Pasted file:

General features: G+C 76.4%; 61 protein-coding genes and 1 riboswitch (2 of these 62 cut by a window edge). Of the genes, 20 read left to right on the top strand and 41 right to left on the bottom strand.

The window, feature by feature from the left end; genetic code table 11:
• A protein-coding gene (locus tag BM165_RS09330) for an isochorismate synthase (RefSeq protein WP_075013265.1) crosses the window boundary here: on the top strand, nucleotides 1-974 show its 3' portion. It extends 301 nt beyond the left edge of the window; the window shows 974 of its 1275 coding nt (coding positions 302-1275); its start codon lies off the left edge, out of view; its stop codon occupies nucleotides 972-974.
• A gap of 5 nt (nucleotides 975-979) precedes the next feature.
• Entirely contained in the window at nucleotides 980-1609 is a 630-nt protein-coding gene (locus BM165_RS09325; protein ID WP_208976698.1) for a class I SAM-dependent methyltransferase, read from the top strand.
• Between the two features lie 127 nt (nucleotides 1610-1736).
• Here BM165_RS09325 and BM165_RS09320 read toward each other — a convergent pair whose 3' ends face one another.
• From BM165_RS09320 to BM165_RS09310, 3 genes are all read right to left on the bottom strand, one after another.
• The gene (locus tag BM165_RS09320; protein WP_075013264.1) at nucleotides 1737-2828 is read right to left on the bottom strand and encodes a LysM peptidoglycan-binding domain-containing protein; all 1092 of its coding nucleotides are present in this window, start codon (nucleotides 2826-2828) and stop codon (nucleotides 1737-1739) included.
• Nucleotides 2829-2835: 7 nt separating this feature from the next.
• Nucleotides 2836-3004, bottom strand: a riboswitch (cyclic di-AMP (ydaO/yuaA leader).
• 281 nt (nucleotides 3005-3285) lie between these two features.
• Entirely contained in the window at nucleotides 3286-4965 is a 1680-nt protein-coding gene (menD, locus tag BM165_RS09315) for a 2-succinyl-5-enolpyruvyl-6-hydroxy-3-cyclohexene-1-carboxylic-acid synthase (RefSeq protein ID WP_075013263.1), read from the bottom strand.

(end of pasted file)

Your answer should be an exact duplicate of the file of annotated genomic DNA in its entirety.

General features: G+C 76.4%; 61 protein-coding genes and 1 riboswitch (2 of these 62 cut by a window edge). Of the genes, 20 read left to right on the top strand and 41 right to left on the bottom strand.

The window, feature by feature from the left end; genetic code table 11:
• A protein-coding gene (locus tag BM165_RS09330) for an isochorismate synthase (RefSeq protein WP_075013265.1) crosses the window boundary here: on the top strand, nucleotides 1-974 show its 3' portion. It extends 301 nt beyond the left edge of the window; the window shows 974 of its 1275 coding nt (coding positions 302-1275); its start codon lies off the left edge, out of view; its stop codon occupies nucleotides 972-974.
• A gap of 5 nt (nucleotides 975-979) precedes the next feature.
• Entirely contained in the window at nucleotides 980-1609 is a 630-nt protein-coding gene (locus BM165_RS09325; protein ID WP_208976698.1) for a class I SAM-dependent methyltransferase, read from the top strand.
• Between the two features lie 127 nt (nucleotides 1610-1736).
• Here BM165_RS09325 and BM165_RS09320 read toward each other — a convergent pair whose 3' ends face one another.
• From BM165_RS09320 to BM165_RS09310, 3 genes are all read right to left on the bottom strand, one after another.
• The gene (locus tag BM165_RS09320; protein WP_075013264.1) at nucleotides 1737-2828 is read right to left on the bottom strand and encodes a LysM peptidoglycan-binding domain-containing protein; all 1092 of its coding nucleotides are present in this window, start codon (nucleotides 2826-2828) and stop codon (nucleotides 1737-1739) included.
• Nucleotides 2829-2835: 7 nt separating this feature from the next.
• Nucleotides 2836-3004, bottom strand: a riboswitch (cyclic di-AMP (ydaO/yuaA leader).
• 281 nt (nucleotides 3005-3285) lie between these two features.
• Entirely contained in the window at nucleotides 3286-4965 is a 1680-nt protein-coding gene (menD, locus tag BM165_RS09315) for a 2-succinyl-5-enolpyruvyl-6-hydroxy-3-cyclohexene-1-carboxylic-acid synthase (RefSeq protein ID WP_075013263.1), read from the bottom strand.